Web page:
How Is John Kerry Nuanced?
Problem is, if Kerry is nuanced, it's not a flattering description. Here's why.
There are two basic ways in which one may be nuanced. The first case occurs when one believes something that is clear and straightforward but must be communicated in opaque or misleading language due to the sensibilities of one's audience or the requirements of keeping that position secret. This is what diplomats do. The basic job of a diplomat is to present carrot-and-stick positions using tea-and-cake language.
This type of nuance, however, is not something in which candidates for President may indulge. Such misdirection is meant to mislead one's opposition and rivals, and the American people may never be treated as such. Furthermore, the idea or position back of all such verbal meandering is actually pretty clear and delineated. If such a clear position exists behind Kerry's tacking and quartering the wind, the only discernible candidate is, "I really, really, really want to be President."
The second sense in which one can be nuanced is to have a very complex position. Complex positions, however, should have very simply stated conclusions. A multitude of factors may go into the decision, but the decision should be laid out clearly. In addition, alternative results should be laid out clearly along with the changes in the conditions that would entail them. In other words, when the position really is complex, the presentation and explanation must be extraordinarily clear and concise.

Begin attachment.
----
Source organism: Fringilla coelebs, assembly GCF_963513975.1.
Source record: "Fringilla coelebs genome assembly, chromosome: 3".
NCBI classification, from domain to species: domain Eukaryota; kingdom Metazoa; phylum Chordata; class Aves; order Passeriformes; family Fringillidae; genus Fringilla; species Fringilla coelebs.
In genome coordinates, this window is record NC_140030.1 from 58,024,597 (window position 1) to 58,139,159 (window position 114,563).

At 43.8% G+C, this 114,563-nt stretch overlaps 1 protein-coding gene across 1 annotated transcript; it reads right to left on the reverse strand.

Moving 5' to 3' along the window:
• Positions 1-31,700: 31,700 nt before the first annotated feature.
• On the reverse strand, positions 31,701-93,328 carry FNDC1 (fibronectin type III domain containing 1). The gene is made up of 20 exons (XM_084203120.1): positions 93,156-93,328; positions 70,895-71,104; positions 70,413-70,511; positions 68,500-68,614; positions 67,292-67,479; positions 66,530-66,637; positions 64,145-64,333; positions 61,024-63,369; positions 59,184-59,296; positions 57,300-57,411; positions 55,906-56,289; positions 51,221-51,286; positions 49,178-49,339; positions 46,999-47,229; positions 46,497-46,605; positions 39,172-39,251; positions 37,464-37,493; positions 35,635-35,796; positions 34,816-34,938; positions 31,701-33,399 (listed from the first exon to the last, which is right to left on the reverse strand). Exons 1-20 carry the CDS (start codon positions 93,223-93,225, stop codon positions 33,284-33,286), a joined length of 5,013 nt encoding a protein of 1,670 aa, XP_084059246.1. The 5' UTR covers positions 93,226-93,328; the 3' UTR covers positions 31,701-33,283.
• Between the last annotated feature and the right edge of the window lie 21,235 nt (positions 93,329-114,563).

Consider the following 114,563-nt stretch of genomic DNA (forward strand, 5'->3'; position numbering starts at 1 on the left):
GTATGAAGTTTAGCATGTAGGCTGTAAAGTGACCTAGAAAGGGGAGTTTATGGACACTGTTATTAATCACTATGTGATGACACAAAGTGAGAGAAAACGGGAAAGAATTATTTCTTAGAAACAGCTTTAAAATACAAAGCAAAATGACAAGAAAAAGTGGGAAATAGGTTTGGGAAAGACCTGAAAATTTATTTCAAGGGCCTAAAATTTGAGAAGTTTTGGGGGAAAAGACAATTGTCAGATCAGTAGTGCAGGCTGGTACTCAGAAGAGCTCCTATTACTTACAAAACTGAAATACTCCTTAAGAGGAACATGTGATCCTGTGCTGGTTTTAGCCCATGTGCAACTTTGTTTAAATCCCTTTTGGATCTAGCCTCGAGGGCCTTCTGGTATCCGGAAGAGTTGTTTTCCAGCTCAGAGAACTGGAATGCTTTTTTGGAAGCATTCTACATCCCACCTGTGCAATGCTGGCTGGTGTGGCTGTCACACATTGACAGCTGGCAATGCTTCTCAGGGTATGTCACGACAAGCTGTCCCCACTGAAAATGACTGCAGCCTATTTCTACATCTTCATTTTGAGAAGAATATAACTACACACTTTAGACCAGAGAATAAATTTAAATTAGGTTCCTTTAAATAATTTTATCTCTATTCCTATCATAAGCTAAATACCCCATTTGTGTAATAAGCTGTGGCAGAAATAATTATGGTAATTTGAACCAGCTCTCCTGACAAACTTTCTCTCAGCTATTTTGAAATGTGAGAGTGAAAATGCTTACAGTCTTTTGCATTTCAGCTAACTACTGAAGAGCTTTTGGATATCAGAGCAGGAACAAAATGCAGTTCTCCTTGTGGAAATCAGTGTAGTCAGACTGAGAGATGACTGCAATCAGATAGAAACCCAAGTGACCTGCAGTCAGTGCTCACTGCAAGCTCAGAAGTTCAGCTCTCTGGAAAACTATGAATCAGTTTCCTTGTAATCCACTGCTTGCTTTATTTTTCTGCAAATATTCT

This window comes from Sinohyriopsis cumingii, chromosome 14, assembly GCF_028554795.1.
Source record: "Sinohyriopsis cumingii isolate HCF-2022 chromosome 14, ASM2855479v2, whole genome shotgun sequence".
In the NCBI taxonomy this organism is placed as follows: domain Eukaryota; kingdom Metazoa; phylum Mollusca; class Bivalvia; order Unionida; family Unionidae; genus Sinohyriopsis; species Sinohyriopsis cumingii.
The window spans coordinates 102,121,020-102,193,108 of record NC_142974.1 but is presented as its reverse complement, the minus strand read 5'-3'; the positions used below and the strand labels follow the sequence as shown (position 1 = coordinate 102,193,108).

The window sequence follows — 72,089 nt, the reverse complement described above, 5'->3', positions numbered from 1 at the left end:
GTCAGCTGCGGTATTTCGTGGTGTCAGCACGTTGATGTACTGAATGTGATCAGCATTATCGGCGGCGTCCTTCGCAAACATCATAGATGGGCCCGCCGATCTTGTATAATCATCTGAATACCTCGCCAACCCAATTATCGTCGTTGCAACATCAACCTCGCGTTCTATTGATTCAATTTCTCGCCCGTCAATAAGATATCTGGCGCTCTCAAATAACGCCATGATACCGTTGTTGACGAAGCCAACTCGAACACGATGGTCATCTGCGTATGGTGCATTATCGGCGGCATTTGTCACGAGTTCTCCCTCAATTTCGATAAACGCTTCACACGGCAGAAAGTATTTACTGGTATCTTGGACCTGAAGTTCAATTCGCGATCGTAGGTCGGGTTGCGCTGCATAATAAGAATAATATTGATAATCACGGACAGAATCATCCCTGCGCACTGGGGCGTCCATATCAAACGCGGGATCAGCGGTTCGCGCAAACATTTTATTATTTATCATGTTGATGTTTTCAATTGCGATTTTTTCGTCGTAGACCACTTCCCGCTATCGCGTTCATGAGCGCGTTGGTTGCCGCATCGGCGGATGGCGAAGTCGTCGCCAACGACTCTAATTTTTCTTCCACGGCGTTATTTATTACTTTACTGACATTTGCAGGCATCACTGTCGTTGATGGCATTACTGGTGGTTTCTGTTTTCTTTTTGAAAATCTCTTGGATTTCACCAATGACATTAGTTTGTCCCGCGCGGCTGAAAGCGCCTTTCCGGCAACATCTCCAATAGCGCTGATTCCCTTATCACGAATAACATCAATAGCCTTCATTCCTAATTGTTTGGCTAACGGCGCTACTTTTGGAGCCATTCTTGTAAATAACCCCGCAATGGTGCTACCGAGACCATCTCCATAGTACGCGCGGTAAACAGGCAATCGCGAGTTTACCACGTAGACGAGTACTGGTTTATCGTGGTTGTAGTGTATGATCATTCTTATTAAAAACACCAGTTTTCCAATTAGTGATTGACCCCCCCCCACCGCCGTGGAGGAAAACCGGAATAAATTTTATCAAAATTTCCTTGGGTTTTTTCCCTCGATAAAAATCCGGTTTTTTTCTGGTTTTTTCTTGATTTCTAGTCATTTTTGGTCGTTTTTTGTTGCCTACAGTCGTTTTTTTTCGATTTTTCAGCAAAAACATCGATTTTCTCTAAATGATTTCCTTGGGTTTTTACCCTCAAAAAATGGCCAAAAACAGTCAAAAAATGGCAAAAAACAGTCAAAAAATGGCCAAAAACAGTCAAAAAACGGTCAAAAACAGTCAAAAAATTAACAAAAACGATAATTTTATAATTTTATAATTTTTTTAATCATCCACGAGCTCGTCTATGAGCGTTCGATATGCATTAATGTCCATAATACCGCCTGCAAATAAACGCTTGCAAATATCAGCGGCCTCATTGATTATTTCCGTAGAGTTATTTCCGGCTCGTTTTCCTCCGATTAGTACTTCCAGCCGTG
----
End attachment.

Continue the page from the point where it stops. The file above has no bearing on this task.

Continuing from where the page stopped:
Senator Kerry fails this test as well. Listening to him does not suggest that he's trying his best to communicate a complex position; it's that he either doesn't know precisely what his position is or doesn't want YOU to know it. That's not nuance. That's either muddleheadness or misdirection. Either way it's not impressive.